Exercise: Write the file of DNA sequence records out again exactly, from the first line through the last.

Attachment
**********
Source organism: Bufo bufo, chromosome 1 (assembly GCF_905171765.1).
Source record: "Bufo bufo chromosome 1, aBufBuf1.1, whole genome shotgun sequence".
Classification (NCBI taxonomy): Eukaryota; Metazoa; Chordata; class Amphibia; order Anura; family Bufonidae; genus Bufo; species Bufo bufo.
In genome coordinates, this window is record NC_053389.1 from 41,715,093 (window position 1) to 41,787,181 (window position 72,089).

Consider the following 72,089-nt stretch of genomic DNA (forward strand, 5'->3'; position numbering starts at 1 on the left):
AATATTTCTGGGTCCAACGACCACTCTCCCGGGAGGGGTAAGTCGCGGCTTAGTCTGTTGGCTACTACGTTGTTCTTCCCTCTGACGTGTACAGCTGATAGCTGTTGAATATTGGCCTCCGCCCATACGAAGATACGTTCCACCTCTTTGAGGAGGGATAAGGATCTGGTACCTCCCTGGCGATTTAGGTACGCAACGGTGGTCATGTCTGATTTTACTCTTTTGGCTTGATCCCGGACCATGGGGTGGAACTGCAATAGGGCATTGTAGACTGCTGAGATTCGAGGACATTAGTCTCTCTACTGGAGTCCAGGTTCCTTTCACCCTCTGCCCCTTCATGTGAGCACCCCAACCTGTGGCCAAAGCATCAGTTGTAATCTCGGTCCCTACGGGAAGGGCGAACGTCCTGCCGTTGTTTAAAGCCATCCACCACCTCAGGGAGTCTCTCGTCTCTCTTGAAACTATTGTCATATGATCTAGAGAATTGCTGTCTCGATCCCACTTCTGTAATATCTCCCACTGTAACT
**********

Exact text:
Source organism: Bufo bufo, chromosome 1 (assembly GCF_905171765.1).
Source record: "Bufo bufo chromosome 1, aBufBuf1.1, whole genome shotgun sequence".
Classification (NCBI taxonomy): Eukaryota; Metazoa; Chordata; class Amphibia; order Anura; family Bufonidae; genus Bufo; species Bufo bufo.
In genome coordinates, this window is record NC_053389.1 from 41,715,093 (window position 1) to 41,787,181 (window position 72,089).

Consider the following 72,089-nt stretch of genomic DNA (forward strand, 5'->3'; position numbering starts at 1 on the left):
AATATTTCTGGGTCCAACGACCACTCTCCCGGGAGGGGTAAGTCGCGGCTTAGTCTGTTGGCTACTACGTTGTTCTTCCCTCTGACGTGTACAGCTGATAGCTGTTGAATATTGGCCTCCGCCCATACGAAGATACGTTCCACCTCTTTGAGGAGGGATAAGGATCTGGTACCTCCCTGGCGATTTAGGTACGCAACGGTGGTCATGTCTGATTTTACTCTTTTGGCTTGATCCCGGACCATGGGGTGGAACTGCAATAGGGCATTGTAGACTGCTGAGATTCGAGGACATTAGTCTCTCTACTGGAGTCCAGGTTCCTTTCACCCTCTGCCCCTTCATGTGAGCACCCCAACCTGTGGCCAAAGCATCAGTTGTAATCTCGGTCCCTACGGGAAGGGCGAACGTCCTGCCGTTGTTTAAAGCCATCCACCACCTCAGGGAGTCTCTCGTCTCTCTTGAAACTATTGTCATATGATCTAGAGAATTGCTGTCTCGATCCCACTTCTGTAATATCTCCCACTGTAACT